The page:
Cooperative banks are an integral part of the Indian financial system. They comprise urban co-operative banks and rural co-operative credit institutions. Co-operative banks in India are more than 100 years old. Urban co-operative Banks (UCBs)--also referred to as primary co-operative banks--play an important role in meeting the growing credit needs of urban and semi urban areas of the country. UCBs mobilise savings from the middle and lower income groups and purvey credit to small borrowers, including weaker sections of the society. Scheduled UCBs are under closer regulatory and supervisory framework of the RBI. Rural co-operative banks operate mainly for the benefit of rural areas, particularly the agricultural sector.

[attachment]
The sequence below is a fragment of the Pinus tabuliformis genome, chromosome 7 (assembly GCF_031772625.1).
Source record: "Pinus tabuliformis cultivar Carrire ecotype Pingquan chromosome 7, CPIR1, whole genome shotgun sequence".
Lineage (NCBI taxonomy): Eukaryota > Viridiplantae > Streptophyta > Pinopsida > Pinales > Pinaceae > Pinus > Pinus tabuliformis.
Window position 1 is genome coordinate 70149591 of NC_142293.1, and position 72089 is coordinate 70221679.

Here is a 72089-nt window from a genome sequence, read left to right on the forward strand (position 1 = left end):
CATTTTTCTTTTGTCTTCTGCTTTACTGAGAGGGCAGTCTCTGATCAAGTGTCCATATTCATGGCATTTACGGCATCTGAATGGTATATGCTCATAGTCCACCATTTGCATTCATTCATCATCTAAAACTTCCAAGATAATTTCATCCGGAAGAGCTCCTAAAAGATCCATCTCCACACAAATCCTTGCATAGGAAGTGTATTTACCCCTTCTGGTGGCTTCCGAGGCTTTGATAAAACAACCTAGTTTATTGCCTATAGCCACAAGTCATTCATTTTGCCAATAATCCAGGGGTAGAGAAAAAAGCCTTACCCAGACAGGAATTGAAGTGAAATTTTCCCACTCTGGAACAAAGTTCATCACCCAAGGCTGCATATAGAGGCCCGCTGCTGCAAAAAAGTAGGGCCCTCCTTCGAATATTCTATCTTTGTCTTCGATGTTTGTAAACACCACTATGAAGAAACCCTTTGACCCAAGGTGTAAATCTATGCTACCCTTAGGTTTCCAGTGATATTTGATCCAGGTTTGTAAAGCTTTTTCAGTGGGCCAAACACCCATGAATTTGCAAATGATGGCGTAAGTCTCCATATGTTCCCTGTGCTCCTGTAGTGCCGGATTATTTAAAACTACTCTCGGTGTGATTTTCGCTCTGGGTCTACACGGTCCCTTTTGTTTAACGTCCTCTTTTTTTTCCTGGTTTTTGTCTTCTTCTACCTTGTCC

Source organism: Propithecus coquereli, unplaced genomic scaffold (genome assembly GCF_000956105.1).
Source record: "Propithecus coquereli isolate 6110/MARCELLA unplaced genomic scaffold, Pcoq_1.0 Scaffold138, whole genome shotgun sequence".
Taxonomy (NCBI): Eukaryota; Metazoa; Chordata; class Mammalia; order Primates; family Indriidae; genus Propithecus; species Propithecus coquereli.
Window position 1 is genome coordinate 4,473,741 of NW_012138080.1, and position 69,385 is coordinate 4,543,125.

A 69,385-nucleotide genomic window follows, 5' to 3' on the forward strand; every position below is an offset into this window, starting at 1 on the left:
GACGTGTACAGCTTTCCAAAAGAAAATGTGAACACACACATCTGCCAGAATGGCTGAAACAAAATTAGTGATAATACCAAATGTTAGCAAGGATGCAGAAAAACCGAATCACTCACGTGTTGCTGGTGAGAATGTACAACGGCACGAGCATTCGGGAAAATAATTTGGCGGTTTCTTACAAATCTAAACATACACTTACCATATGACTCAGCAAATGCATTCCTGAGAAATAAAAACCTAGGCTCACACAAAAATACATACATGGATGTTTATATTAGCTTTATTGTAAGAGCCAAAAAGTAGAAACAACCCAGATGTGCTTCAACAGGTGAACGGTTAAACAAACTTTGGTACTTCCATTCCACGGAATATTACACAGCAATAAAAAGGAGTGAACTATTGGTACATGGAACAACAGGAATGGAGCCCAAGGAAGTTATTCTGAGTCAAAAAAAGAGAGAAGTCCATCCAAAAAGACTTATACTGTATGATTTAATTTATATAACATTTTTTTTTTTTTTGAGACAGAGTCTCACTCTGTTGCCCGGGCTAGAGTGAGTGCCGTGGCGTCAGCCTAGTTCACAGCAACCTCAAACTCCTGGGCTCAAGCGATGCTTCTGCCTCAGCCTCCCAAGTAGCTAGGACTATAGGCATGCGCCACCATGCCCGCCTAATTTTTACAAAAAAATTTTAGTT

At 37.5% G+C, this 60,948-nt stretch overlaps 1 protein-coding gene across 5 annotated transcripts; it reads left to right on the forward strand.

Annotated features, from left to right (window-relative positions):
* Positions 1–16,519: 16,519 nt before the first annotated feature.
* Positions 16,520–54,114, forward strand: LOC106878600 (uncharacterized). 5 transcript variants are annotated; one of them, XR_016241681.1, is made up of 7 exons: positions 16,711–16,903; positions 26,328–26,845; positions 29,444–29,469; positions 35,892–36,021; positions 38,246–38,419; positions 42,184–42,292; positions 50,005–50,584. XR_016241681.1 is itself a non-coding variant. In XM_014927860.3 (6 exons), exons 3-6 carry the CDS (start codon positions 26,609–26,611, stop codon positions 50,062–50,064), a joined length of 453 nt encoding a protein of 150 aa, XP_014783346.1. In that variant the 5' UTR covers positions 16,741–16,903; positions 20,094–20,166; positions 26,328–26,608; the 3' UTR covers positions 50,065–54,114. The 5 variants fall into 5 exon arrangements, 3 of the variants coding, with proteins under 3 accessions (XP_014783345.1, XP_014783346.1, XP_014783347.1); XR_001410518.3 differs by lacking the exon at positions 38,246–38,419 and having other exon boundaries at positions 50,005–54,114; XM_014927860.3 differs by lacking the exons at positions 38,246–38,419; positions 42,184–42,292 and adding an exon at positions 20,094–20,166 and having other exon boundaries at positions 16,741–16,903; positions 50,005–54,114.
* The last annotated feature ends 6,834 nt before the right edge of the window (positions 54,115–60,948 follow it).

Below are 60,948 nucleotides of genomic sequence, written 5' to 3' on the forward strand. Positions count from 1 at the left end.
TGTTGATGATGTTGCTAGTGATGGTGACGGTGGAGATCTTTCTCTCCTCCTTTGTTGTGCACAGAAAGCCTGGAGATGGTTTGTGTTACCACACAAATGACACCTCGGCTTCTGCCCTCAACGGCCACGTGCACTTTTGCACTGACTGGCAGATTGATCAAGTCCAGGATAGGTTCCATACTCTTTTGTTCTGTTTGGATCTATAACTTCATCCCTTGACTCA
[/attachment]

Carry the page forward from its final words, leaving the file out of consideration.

Though much smaller as compared to scheduled commercial banks, co-operative banks constitute an important segment of the Indian banking system. They have an extensive branch network and reach out to people in remote areas. They have traditionally played an important role in creating banking habits among the lower and middle-income groups and in strengthening the rural credit delivery system.
This book, focusing on UCBs--provides a vivid account of the functioning of co-operative credit institutions in India including recent reforms. Besides, it includes a case study of the working of UCBs in the Indian state of West Bengal.